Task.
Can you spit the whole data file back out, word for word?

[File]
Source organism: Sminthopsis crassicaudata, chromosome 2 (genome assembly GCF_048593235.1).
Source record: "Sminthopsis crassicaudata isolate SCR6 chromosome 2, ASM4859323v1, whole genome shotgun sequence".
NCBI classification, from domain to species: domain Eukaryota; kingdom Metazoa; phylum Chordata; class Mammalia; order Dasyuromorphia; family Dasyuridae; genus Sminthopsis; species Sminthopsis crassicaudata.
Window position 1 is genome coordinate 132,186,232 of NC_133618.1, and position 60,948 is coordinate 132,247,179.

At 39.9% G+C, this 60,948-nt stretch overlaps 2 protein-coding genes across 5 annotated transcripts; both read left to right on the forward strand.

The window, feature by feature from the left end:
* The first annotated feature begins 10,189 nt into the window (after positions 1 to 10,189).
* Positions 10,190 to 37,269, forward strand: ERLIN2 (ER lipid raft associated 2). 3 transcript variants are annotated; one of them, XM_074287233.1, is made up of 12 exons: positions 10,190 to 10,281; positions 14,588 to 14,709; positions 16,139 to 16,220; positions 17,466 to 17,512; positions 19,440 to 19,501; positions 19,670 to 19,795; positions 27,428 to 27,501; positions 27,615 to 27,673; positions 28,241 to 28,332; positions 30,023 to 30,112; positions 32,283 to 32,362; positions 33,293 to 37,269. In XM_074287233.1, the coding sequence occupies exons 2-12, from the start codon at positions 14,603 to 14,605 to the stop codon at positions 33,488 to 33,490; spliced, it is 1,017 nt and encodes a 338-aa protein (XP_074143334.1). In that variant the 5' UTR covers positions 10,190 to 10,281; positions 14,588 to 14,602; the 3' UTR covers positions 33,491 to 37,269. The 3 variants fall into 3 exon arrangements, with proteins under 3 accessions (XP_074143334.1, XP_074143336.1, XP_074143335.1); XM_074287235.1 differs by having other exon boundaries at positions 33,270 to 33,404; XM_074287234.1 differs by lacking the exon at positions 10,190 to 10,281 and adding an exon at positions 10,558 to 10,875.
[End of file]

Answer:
Source organism: Sminthopsis crassicaudata, chromosome 2 (genome assembly GCF_048593235.1).
Source record: "Sminthopsis crassicaudata isolate SCR6 chromosome 2, ASM4859323v1, whole genome shotgun sequence".
NCBI classification, from domain to species: domain Eukaryota; kingdom Metazoa; phylum Chordata; class Mammalia; order Dasyuromorphia; family Dasyuridae; genus Sminthopsis; species Sminthopsis crassicaudata.
Window position 1 is genome coordinate 132,186,232 of NC_133618.1, and position 60,948 is coordinate 132,247,179.

At 39.9% G+C, this 60,948-nt stretch overlaps 2 protein-coding genes across 5 annotated transcripts; both read left to right on the forward strand.

The window, feature by feature from the left end:
* The first annotated feature begins 10,189 nt into the window (after positions 1 to 10,189).
* Positions 10,190 to 37,269, forward strand: ERLIN2 (ER lipid raft associated 2). 3 transcript variants are annotated; one of them, XM_074287233.1, is made up of 12 exons: positions 10,190 to 10,281; positions 14,588 to 14,709; positions 16,139 to 16,220; positions 17,466 to 17,512; positions 19,440 to 19,501; positions 19,670 to 19,795; positions 27,428 to 27,501; positions 27,615 to 27,673; positions 28,241 to 28,332; positions 30,023 to 30,112; positions 32,283 to 32,362; positions 33,293 to 37,269. In XM_074287233.1, the coding sequence occupies exons 2-12, from the start codon at positions 14,603 to 14,605 to the stop codon at positions 33,488 to 33,490; spliced, it is 1,017 nt and encodes a 338-aa protein (XP_074143334.1). In that variant the 5' UTR covers positions 10,190 to 10,281; positions 14,588 to 14,602; the 3' UTR covers positions 33,491 to 37,269. The 3 variants fall into 3 exon arrangements, with proteins under 3 accessions (XP_074143334.1, XP_074143336.1, XP_074143335.1); XM_074287235.1 differs by having other exon boundaries at positions 33,270 to 33,404; XM_074287234.1 differs by lacking the exon at positions 10,190 to 10,281 and adding an exon at positions 10,558 to 10,875.